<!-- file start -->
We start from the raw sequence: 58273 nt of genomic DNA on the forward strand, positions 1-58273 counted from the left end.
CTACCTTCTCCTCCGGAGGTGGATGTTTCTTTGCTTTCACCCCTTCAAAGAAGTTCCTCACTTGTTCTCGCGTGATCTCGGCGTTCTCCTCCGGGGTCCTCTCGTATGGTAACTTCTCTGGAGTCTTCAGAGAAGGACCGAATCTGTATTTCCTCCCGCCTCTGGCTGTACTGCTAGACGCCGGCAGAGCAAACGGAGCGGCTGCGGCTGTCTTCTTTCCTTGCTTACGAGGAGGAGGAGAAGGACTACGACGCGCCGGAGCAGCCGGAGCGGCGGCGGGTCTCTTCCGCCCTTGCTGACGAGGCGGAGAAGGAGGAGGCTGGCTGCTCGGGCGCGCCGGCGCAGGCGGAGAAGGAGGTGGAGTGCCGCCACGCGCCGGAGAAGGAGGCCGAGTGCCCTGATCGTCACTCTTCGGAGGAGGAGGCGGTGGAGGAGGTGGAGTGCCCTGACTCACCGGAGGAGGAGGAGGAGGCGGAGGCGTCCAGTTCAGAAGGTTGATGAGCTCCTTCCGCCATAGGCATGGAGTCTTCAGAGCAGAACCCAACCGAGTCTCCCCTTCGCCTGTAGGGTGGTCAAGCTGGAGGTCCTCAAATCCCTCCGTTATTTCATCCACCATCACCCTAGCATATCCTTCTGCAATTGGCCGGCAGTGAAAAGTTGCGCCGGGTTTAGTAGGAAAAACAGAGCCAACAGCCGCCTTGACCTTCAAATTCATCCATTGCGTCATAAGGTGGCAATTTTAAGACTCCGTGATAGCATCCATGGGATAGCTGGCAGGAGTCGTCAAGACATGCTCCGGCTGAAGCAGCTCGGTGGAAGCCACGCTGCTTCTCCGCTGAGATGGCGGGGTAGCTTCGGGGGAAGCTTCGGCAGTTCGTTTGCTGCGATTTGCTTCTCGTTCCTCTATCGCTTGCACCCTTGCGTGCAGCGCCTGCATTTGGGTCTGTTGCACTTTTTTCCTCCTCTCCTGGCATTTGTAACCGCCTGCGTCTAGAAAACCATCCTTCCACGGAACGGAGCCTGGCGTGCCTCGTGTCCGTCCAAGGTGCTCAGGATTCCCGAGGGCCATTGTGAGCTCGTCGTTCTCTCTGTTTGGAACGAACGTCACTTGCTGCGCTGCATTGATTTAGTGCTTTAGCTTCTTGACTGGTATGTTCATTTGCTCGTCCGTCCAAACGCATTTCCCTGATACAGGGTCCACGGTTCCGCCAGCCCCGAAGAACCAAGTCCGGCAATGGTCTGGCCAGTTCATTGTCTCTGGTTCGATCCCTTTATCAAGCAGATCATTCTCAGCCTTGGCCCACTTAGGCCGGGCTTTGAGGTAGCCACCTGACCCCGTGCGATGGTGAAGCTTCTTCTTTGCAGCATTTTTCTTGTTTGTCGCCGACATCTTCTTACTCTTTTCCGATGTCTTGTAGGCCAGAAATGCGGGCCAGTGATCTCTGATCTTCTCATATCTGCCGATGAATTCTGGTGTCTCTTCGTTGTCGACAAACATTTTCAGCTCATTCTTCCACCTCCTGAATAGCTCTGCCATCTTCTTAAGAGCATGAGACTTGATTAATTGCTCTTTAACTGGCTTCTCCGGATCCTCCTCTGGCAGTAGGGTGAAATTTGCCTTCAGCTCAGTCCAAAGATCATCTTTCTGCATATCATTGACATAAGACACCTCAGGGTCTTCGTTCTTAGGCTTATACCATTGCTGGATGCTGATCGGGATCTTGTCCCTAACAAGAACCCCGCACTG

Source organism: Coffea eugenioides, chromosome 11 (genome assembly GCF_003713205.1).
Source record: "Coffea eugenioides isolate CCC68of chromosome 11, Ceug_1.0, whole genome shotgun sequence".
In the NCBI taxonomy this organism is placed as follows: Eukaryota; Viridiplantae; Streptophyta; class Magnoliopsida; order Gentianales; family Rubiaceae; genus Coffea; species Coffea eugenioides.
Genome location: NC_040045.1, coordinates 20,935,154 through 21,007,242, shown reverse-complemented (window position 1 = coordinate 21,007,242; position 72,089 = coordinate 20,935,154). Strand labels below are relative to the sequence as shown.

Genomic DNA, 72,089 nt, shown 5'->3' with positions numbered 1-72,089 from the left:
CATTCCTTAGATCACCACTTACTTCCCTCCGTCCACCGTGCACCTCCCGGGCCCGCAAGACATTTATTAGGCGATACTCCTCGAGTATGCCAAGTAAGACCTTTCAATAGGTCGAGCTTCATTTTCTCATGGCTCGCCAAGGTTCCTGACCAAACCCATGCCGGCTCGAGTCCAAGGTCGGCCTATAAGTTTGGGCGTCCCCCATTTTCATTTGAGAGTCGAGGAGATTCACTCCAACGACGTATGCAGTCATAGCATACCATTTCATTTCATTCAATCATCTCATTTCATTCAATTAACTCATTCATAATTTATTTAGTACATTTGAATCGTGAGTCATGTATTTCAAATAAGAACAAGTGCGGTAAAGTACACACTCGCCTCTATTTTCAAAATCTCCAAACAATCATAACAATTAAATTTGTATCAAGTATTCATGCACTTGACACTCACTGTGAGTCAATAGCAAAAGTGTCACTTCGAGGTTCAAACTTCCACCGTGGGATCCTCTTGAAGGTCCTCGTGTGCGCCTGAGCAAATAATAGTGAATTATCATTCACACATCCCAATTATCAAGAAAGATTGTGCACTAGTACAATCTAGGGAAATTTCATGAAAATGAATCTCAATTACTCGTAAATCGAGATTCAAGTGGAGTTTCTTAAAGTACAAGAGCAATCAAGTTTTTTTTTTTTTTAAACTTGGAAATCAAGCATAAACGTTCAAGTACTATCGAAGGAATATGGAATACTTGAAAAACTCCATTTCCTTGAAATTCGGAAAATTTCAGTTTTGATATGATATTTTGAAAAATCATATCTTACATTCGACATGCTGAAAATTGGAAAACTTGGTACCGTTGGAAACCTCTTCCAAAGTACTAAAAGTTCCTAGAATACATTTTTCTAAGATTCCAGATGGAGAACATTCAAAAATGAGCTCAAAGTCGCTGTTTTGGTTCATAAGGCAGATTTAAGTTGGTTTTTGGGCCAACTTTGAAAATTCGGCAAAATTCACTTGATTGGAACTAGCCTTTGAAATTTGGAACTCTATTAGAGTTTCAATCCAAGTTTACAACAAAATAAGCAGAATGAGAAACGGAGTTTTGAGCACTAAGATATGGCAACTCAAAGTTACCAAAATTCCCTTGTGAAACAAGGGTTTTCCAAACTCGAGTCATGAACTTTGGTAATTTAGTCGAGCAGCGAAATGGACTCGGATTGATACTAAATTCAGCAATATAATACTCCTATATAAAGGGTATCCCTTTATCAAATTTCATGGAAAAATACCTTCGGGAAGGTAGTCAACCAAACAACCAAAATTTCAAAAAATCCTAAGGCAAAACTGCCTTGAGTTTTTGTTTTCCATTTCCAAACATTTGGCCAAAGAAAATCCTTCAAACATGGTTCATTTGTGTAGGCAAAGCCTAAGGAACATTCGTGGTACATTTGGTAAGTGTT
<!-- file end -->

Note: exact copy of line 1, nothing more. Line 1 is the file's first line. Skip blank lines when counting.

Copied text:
We start from the raw sequence: 58273 nt of genomic DNA on the forward strand, positions 1-58273 counted from the left end.